Egged on by a rapacious oil industry, the federal government has chosen to scapegoat wolves for the decline of boreal caribou in a morally and scientifically bankrupt attempt to protect Canada’s industrial sacred cow — the tar sands. Yet, the ultimate reason why the caribou are on the way out is because multiple human disturbances — most pressingly the tar sands development — have altered their habitat into a landscape that can no longer provide the food, cover, and security they need.

The relentless destruction of boreal forest wilderness via tar sands development has conspired to deprive caribou of their life requisites while exposing them to levels of predation they did not evolve with and are incapable of adapting to. Consequently, caribou are on a long-term slide to extinction; not because of what wolves and other predators are doing but because of what humans have already done.

Controlling wolves by killing them or by the use of non-lethal sterilization techniques is biologically unsound as a long-term method for reducing wolf populations and protecting hoofed animals (ungulates) from predation. Lethal control has a well documented failed record of success as a means of depressing numbers of wolves over time. Killing wolves indiscriminately at levels sufficient to suppress populations disrupts pack social structure and upsets the stability of established territories, allowing more wolves to breed while promoting the immigration of wolves from nearby populations.

At the broadest level, the caribou strategy favours human selfishness at the expense of other species. Implicit is the idea that commercial enterprise is being purchased by the subversion of the natural world, with one set of ethical principles being applied to humans and another to the rest of nature. The strategy clearly panders to the ecologically destructive wants of society by sacrificing the most basic needs of caribou. In doing so, it blatantly contradicts the lesson Aldo Leopold taught us so well — the basis of sound conservation is not merely pragmatic; it is also ethical.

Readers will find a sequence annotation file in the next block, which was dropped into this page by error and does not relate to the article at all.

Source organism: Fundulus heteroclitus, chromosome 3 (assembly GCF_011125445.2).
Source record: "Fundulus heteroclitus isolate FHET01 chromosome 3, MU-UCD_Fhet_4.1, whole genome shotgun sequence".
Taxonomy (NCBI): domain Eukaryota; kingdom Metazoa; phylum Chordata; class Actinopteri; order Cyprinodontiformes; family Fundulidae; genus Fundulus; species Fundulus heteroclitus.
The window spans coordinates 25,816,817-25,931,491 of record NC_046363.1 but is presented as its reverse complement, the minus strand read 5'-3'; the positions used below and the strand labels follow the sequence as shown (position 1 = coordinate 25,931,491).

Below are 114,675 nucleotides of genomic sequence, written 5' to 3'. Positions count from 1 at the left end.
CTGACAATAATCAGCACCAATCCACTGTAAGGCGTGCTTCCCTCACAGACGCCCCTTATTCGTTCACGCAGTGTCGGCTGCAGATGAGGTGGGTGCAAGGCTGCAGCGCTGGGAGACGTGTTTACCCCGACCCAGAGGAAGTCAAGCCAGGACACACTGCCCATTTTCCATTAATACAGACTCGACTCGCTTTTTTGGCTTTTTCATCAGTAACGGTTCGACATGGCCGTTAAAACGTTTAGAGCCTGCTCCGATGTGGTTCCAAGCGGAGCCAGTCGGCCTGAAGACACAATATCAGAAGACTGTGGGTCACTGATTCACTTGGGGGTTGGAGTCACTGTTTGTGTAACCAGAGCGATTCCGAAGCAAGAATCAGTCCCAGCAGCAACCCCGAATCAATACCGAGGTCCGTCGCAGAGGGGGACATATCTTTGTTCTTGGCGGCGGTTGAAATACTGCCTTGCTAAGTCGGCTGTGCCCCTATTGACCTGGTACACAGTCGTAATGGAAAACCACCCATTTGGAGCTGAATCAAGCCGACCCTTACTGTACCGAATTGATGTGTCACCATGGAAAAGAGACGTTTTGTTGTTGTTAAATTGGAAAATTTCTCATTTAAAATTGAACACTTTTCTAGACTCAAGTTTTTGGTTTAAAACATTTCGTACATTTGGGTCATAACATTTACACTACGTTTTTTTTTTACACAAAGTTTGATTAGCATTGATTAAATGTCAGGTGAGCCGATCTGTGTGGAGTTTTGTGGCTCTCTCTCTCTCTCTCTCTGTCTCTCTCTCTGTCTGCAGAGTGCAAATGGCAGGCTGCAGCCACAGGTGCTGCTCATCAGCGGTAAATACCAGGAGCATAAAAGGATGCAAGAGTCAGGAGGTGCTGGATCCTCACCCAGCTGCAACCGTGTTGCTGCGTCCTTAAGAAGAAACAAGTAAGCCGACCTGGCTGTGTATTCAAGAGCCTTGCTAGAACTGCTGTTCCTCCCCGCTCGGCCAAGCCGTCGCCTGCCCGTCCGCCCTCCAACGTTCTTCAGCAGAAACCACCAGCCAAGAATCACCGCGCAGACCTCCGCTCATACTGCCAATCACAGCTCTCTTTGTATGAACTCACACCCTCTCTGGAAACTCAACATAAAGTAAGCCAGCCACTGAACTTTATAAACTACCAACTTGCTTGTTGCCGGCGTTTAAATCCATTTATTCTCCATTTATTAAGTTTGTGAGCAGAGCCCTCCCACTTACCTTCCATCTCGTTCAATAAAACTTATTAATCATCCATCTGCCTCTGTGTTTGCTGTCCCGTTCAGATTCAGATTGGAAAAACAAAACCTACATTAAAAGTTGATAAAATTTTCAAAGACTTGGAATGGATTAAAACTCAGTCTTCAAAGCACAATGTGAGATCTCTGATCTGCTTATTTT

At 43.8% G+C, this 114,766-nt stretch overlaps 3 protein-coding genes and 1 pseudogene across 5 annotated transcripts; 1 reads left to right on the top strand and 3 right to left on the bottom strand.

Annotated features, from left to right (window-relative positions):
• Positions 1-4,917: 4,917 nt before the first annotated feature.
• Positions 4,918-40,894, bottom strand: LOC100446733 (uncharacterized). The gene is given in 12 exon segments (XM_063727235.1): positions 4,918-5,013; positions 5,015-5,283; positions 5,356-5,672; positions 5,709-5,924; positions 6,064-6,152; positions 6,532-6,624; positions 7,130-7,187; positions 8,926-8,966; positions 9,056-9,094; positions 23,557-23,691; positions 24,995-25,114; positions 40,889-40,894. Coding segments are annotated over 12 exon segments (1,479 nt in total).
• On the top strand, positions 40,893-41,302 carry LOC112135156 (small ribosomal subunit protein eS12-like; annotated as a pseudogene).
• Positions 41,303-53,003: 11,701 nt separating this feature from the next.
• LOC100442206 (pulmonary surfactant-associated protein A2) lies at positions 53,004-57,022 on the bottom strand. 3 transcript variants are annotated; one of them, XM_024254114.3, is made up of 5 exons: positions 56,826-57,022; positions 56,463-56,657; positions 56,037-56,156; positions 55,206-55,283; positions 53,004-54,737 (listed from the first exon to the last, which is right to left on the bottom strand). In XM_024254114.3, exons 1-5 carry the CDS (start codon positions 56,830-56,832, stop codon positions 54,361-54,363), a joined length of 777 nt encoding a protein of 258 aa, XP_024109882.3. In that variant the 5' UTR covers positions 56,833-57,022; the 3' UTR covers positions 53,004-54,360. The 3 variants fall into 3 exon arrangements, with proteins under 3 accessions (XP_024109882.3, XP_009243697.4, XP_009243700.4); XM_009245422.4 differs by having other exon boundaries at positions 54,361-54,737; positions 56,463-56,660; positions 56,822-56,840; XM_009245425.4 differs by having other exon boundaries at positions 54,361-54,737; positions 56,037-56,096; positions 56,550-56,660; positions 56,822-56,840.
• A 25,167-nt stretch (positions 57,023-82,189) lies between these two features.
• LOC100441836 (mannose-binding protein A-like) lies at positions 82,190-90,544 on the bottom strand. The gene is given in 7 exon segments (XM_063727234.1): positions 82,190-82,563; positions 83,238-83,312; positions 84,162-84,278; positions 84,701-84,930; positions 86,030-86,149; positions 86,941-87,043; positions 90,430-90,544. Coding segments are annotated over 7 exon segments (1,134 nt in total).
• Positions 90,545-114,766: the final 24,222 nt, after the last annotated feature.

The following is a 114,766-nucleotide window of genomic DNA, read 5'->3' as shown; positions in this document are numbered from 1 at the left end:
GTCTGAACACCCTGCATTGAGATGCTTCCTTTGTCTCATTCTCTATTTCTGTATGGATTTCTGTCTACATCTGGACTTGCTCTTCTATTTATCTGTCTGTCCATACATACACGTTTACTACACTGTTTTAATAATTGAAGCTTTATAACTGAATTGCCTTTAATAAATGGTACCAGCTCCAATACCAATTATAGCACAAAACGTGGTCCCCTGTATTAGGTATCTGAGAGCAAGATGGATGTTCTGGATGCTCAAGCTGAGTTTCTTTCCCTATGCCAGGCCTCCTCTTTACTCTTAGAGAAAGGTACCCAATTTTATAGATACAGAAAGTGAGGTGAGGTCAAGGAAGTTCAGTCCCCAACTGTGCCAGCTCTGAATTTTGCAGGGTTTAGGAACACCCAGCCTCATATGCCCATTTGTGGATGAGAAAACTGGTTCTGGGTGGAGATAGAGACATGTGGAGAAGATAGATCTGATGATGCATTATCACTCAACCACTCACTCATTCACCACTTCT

Simply, the caribou strategy is not commensurate with the threats to the species’ survival. What is desperately needed is a caribou strategy designed to solve the problem faster than it is being created. Protecting limited habitat for caribou while killing thousands of wolves as the exploitation of the tar sands continues to expand will not accomplish this goal. Yet, against scientific counsel to lead otherwise, politicians have decided that industrial activities have primacy over the conservation needs of endangered caribou (and frankly, all things living).

Tar sands cheerleaders try hard to convince Canadians that we can become an ‘energy superpower’ while maintaining our country’s environment. They are of course wrong. Thousands of wolves will be just some of the causalities along the way. Minister Kent and his successors will find more opportunity to feign empathy as Canadians also bid farewell to populations of birds, amphibians, and other mammals, including caribou, that will be lost as collateral damage from tar sands development. The most difficult ministerial message, we suspect, will be this government’s need to issue ongoing apologies for the scores of species that will continue to be poisoned, persecuted and dispossessed because of tar sands development. This raises many difficult questions; in particular, how much of our country’s irreplaceable natural legacy will Canadians allow to be sacrificed at the altar of oil industry greed?

This article was co-authored with Dr. Paul Paquet, Raincoast Conservation Foundation senior scientist, and Dr. Chris Darimont, Raincoast’s science director.

A Highway Through The Serengeti Is Off For Now-YEAH

September 6, 2011

The Friends of the Serengeti wrote that for now a highway across the Serengeti is off. Instead their will be an alternate route around the Serengeti and the Tanzanian Government says the proposed new route, that does not travel through the Serengeti, is better for Tanzania’s economy…I say for now close call…WHEW!
Matt

Grizzly encounters and other reasons for federal regulations In The Christian Science Monitor By Walter Rodgers

August 19, 2011

I see this bear as a brown bear and not an interior grizzly…but the point of the article is well taken…
Matt
My Alaska encounters with fly fishing and grizzly bears reveal how much America benefits from federal regulations. Without them, this pristine wilderness would likely not exist, and neither would many protections for consumers and workers

Imagine standing 40 yards across a river from a good-sized Alaskan grizzly bear emerging out of willow scrub. There is no tree to climb.

We regard each other, yet both of us go about our business. The grizzly is fishing for spawning sockeye salmon. I am trying to raise a meaty rainbow trout or a Dolly Varden on a fly resembling a salmon egg. We share 100 miles of the Kanektok River because the Togiak National Wildlife Refuge is strictly regulated by both the federal government and the state of Alaska. I encounter two, three, and sometimes more grizzlies a day. There are plenty of fish for all of us. This is the tundra as God made it.

But, absent federal regulation, this primordial wilderness would likely not exist. It was saved in 1980 when President Jimmy Carter and Congress worked to preserve Alaskan wilderness refuges, creating enclaves the size of California.